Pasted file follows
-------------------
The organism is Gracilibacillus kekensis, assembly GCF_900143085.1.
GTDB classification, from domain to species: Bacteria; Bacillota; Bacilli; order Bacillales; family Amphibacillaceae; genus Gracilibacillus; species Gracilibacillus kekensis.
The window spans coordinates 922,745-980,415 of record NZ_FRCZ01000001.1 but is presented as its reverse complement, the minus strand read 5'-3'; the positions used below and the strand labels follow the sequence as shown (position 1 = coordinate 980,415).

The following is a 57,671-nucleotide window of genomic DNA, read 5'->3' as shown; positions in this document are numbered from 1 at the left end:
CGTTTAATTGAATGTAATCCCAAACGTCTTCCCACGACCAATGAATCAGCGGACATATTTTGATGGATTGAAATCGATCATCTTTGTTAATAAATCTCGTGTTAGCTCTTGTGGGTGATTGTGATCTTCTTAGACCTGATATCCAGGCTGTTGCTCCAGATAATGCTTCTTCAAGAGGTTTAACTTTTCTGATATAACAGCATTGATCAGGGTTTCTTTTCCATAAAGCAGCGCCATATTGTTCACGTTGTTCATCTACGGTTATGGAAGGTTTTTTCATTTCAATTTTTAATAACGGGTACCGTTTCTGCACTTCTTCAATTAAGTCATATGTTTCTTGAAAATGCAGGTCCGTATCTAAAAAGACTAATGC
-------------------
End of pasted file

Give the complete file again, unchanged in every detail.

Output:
The organism is Gracilibacillus kekensis, assembly GCF_900143085.1.
GTDB classification, from domain to species: Bacteria; Bacillota; Bacilli; order Bacillales; family Amphibacillaceae; genus Gracilibacillus; species Gracilibacillus kekensis.
The window spans coordinates 922,745-980,415 of record NZ_FRCZ01000001.1 but is presented as its reverse complement, the minus strand read 5'-3'; the positions used below and the strand labels follow the sequence as shown (position 1 = coordinate 980,415).

The following is a 57,671-nucleotide window of genomic DNA, read 5'->3' as shown; positions in this document are numbered from 1 at the left end:
CGTTTAATTGAATGTAATCCCAAACGTCTTCCCACGACCAATGAATCAGCGGACATATTTTGATGGATTGAAATCGATCATCTTTGTTAATAAATCTCGTGTTAGCTCTTGTGGGTGATTGTGATCTTCTTAGACCTGATATCCAGGCTGTTGCTCCAGATAATGCTTCTTCAAGAGGTTTAACTTTTCTGATATAACAGCATTGATCAGGGTTTCTTTTCCATAAAGCAGCGCCATATTGTTCACGTTGTTCATCTACGGTTATGGAAGGTTTTTTCATTTCAATTTTTAATAACGGGTACCGTTTCTGCACTTCTTCAATTAAGTCATATGTTTCTTGAAAATGCAGGTCCGTATCTAAAAAGACTAATGC